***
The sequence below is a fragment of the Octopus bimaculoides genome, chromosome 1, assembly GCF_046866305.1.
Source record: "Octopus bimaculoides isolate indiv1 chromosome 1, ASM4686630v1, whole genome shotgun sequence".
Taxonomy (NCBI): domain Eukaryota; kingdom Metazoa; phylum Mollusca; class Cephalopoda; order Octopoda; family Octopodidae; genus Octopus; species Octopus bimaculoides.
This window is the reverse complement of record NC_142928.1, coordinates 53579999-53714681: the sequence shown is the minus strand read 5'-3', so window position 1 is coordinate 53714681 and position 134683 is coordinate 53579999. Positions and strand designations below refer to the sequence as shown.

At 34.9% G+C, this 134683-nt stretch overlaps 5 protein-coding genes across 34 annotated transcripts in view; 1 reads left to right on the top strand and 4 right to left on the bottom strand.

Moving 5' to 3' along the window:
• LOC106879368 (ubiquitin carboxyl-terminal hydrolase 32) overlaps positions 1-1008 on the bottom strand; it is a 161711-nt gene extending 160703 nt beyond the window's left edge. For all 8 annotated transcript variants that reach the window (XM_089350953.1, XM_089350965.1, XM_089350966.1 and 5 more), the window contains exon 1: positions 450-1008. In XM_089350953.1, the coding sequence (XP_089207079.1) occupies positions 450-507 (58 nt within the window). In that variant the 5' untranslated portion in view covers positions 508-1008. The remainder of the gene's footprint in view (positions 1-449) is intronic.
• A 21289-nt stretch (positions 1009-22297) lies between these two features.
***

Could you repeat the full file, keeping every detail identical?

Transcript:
The sequence below is a fragment of the Octopus bimaculoides genome, chromosome 1, assembly GCF_046866305.1.
Source record: "Octopus bimaculoides isolate indiv1 chromosome 1, ASM4686630v1, whole genome shotgun sequence".
Taxonomy (NCBI): domain Eukaryota; kingdom Metazoa; phylum Mollusca; class Cephalopoda; order Octopoda; family Octopodidae; genus Octopus; species Octopus bimaculoides.
This window is the reverse complement of record NC_142928.1, coordinates 53579999-53714681: the sequence shown is the minus strand read 5'-3', so window position 1 is coordinate 53714681 and position 134683 is coordinate 53579999. Positions and strand designations below refer to the sequence as shown.

At 34.9% G+C, this 134683-nt stretch overlaps 5 protein-coding genes across 34 annotated transcripts in view; 1 reads left to right on the top strand and 4 right to left on the bottom strand.

Moving 5' to 3' along the window:
• LOC106879368 (ubiquitin carboxyl-terminal hydrolase 32) overlaps positions 1-1008 on the bottom strand; it is a 161711-nt gene extending 160703 nt beyond the window's left edge. For all 8 annotated transcript variants that reach the window (XM_089350953.1, XM_089350965.1, XM_089350966.1 and 5 more), the window contains exon 1: positions 450-1008. In XM_089350953.1, the coding sequence (XP_089207079.1) occupies positions 450-507 (58 nt within the window). In that variant the 5' untranslated portion in view covers positions 508-1008. The remainder of the gene's footprint in view (positions 1-449) is intronic.
• A 21289-nt stretch (positions 1009-22297) lies between these two features.